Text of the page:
Disclosure: I use Q Energy Drink on pretty much every run and have for years. Once or twice they’ve sent me some extra Q free of charge to share with friends.
If you have a GPS running watch, you’re creating a ton of valuable data that you don’t want to lose.
Services like Strava, Garmin Connect and others do a great job helping you analyze the performance data that a fitness watch or tracker creates. But don’t think of those sites as archives or backups of that data.
Training Center → MotionBased → Garmin Connect
I bought my first Garmin GPS watch in May, 2008. The first run with that watch was on May 10, 2008. I know this because there is a .tcx file in a folder in my DropBox and on my Mac with all the data from that run. Garmin used to provide an application for Mac and PC called Garmin Training Center and that’s what you used to see how you did on the run.
Back then there was no Garmin Connect. Instead, you could upload the data file to a service called MotionBased (which Garmin eventually bought and which became Garmin Connect). Keeping those .tcx files safe was important to me because I wanted to have a full historical record of all my runs.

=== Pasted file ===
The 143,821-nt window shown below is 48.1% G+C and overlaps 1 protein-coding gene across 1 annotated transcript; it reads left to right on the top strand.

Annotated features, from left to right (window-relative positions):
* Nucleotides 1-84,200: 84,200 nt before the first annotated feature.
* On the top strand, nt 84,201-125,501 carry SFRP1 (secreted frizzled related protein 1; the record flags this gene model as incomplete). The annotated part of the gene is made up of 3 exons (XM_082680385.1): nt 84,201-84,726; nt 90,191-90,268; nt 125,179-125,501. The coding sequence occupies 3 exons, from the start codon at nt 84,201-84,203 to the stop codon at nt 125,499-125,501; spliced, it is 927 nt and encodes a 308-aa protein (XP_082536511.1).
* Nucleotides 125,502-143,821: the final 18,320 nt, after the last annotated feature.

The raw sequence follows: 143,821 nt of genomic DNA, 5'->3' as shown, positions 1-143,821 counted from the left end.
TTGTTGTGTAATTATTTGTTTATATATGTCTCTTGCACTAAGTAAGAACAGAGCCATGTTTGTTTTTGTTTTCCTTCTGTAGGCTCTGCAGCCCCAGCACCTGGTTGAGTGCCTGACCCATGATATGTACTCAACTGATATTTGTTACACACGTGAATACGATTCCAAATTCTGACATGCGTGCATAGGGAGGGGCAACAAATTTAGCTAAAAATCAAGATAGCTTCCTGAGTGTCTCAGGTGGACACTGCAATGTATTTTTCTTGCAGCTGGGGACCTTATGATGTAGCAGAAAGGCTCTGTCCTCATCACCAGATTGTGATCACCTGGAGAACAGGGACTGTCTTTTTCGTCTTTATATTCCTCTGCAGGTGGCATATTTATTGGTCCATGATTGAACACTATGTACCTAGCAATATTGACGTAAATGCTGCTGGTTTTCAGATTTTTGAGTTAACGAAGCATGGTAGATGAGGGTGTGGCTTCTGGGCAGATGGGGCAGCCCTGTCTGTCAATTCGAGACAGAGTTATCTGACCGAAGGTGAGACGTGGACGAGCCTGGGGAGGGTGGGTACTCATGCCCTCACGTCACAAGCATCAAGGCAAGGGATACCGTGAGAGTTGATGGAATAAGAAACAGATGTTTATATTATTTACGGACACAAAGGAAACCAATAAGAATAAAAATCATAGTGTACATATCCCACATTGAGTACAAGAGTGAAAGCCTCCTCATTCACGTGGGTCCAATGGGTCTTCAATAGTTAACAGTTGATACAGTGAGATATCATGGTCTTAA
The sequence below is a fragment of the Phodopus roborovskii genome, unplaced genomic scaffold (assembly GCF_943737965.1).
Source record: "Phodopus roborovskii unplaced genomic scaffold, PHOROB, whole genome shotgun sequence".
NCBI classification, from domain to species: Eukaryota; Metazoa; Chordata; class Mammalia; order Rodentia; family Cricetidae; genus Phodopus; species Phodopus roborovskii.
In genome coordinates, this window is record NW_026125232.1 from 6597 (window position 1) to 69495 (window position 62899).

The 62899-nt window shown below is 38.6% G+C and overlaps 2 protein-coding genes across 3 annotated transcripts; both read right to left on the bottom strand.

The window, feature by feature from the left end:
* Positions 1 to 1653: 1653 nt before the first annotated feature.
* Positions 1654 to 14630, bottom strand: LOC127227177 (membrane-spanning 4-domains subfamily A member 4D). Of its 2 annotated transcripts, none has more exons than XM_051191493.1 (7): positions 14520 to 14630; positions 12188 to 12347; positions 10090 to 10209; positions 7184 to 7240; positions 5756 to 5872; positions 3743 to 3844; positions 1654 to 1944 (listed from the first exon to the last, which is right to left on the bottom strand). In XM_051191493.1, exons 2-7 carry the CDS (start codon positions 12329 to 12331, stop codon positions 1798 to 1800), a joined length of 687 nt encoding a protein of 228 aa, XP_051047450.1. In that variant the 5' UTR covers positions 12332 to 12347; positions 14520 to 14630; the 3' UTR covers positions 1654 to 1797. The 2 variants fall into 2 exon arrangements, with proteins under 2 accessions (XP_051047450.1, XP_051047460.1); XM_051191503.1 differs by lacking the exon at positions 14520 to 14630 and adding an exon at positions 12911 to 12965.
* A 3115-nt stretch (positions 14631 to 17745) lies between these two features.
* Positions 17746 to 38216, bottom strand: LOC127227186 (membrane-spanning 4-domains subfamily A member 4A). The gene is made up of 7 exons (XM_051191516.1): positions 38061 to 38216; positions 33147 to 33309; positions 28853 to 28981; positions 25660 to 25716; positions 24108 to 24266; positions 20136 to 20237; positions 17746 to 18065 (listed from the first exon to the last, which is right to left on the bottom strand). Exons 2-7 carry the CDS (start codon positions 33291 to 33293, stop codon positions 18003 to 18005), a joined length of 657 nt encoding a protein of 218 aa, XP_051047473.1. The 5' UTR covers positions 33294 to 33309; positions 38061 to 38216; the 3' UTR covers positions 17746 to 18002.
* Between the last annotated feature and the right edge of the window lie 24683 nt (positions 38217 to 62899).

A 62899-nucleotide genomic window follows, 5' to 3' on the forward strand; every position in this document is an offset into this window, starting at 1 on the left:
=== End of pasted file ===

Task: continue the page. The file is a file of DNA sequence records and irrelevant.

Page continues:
First there was Dailymile which eventually sort of handled Garmin .tcx files. Then a few years later Strava came along. It’s a great service that offers a community for athletes regardless of which specific brand of GPS watch or device they use. I signed up, but that meant starting from scratch with all my stats and metrics…except it didn’t because I had all that data!
Rather than starting at nothing, I bulk uploaded all the .tcx files I had safely stored away and within an hour or two, all my run data was in Strava too. Awesome! As of today, that’s 1080 runs and 11,254.6km. Here’s that first run I ever did with a GPS watch.
Why does it matter?
Training Center and MotionBased are gone. Dailymile is all but forgotten. If you only used a single service to track your runs and didn’t bother to save or archive the raw data, you’d be in big trouble right now. Services come and go and in many cases, there’s no way to get your raw data out. Dailymile, for example, gives you a sparse .csv with almost no useful info.
In my case, because I archive all of my .tcx files outside of the services I use, if another service comes along that’s better, assuming they support the Garmin .tcx standard, I can bulk upload and push nine-plus years of running data into it on day one.
I find myself going back and looking at past runs fairly frequently. Sometimes its for sentimental reasons like looking at the first 10km I ran, or seeing when I first exceeded 21.1km. Comparing present-day performance to past performance is only possible if you have past performance data.